4. Spread the sweetened, thickened puree onto the baking sheet, tilting to create an even layer about 1/8 inch thick (note, it is challenging to get the mixture truly evenly spread – ours ended up slightly thicker in the middle so part of the leather ended up a tiny bit sticky). Bake in the oven until just tacky to the touch, about 2 hours (this took us significantly longer as our oven kept turning off – it doesn’t seem to handle low temps well).

5. Cool to room temperature. Slide the parchment paper or Silpat onto a cutting board and peel the leather off. Then cut the sheet of leather in half across the middle (the short way), roll each half up and slice the roll into 2-3″-wide pieces. Store, rolled up in an airtight container on the counter for up to a month.

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Heidi Aubrey
Heidi Aubrey3 years ago

What a wonderful story and very lovely recipe. When I was a child, one of our neighbors was a fantasticly generous and talanted home maker. We played with her children. One Spring, I think her name was Deborah, came out and gave us all pieces of Fruit Leather her mother had made. It was Peach and it was delicious. I am so happy to get this recipe and thankful for reminding me of that happy day as a child..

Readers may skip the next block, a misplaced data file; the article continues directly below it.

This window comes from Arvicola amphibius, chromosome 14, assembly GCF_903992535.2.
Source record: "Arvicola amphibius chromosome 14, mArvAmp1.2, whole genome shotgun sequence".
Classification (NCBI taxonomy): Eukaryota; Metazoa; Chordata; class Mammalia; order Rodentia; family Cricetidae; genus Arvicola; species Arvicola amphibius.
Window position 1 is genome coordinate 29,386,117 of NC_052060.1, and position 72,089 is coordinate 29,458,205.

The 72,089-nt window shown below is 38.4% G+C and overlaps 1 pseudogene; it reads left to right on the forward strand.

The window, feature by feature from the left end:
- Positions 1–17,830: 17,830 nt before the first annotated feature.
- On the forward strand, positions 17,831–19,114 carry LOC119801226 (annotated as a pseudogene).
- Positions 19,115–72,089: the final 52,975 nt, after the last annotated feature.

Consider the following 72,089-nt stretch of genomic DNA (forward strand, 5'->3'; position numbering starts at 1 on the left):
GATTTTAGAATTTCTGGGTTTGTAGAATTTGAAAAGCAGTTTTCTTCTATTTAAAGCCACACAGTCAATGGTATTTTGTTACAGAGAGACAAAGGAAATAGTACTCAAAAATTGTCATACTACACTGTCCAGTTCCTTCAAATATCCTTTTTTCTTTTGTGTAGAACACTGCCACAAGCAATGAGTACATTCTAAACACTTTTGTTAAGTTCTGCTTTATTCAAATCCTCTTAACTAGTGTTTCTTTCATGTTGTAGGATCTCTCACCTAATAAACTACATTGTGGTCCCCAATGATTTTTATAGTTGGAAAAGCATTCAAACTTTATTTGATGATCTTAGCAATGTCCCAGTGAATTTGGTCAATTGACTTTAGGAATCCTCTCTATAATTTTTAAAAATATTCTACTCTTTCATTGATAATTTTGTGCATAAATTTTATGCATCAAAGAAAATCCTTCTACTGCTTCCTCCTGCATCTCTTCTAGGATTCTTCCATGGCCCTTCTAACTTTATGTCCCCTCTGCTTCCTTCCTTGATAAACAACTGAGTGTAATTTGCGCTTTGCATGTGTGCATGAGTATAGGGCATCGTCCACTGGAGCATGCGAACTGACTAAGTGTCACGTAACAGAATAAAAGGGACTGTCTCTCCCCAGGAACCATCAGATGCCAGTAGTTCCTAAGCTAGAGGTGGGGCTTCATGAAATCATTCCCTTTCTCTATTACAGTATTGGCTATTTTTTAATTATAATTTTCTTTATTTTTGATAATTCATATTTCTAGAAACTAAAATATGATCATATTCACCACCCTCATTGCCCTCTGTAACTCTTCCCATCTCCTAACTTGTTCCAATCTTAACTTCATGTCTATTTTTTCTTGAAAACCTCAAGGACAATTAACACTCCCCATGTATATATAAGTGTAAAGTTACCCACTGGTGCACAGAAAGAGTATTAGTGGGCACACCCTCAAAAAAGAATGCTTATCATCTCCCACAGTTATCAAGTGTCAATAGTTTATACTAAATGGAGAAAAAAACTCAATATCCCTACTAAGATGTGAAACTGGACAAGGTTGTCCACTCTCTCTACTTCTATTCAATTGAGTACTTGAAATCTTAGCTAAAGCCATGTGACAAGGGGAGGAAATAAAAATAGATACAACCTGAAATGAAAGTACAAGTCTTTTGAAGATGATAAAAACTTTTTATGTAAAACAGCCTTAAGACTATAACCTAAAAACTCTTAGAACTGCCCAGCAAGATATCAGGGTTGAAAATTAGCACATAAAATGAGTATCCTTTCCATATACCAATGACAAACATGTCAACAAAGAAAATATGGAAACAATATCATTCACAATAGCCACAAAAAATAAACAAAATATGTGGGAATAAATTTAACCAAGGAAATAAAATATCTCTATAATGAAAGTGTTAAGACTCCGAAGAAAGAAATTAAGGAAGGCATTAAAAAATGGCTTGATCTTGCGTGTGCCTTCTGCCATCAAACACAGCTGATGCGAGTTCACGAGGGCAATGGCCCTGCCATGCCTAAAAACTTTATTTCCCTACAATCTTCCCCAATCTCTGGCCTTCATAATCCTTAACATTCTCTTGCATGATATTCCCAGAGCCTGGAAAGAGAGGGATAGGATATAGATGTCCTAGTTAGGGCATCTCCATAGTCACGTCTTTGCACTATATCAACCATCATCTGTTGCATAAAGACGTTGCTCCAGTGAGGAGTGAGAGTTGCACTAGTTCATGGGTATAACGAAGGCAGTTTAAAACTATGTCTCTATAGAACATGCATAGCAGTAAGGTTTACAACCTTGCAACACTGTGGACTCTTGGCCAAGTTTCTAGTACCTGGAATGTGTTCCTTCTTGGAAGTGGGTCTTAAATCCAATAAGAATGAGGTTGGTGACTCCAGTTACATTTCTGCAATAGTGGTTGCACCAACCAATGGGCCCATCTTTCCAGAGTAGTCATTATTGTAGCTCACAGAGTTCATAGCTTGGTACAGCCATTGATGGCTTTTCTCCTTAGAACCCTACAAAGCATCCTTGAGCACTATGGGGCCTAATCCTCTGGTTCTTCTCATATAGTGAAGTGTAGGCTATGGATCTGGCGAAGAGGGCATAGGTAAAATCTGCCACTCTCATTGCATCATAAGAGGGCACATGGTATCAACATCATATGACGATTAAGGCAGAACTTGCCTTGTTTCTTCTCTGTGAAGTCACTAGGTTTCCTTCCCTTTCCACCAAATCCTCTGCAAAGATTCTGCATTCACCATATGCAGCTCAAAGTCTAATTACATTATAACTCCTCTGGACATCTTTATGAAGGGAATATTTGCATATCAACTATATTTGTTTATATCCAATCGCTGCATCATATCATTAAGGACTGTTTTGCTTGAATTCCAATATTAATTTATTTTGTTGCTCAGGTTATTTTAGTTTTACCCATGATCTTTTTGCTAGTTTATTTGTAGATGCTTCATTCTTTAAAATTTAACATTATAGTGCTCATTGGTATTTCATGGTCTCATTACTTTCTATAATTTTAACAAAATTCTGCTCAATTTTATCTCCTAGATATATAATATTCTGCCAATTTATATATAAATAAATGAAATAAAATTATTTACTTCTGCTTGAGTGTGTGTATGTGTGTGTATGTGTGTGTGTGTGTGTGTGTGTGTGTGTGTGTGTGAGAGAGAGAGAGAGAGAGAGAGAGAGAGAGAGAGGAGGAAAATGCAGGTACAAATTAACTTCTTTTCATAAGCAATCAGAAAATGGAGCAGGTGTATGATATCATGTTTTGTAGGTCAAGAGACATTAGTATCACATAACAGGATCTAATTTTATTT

Kasia Nowak
Diana K.3 years ago

Thanks !

Duane B.
.3 years ago

Thank you for sharing.

John B.
John B.3 years ago

Thanks Eve for the article, great pics and the recipe.

Spiralyne Spirulina

Very interesting. I love cherries.

David Nuttle
Past Member 3 years ago

I also love a fruit - veggie leather combination using honey and fruit juice rather than sugar. At times, I also grow a crop of algae and add some of that to the mix. Wild Spirulina algae was harvested, sun-dried, ground and added to amaranth or quinoa flour prepared by the Aztecs, Incas and several tribal groups. The algae is very high in vitamins, minerals, proteins and polyphenolics make a very balanced food when added to the fruits, veggies and honey.

Jennifer C.
Past Member 3 years ago

Thanks for posting.

Terry Vanderbush
Terry V.3 years ago


J.L. A.
JL A.3 years ago


Brenda Towers
Brenda Towers3 years ago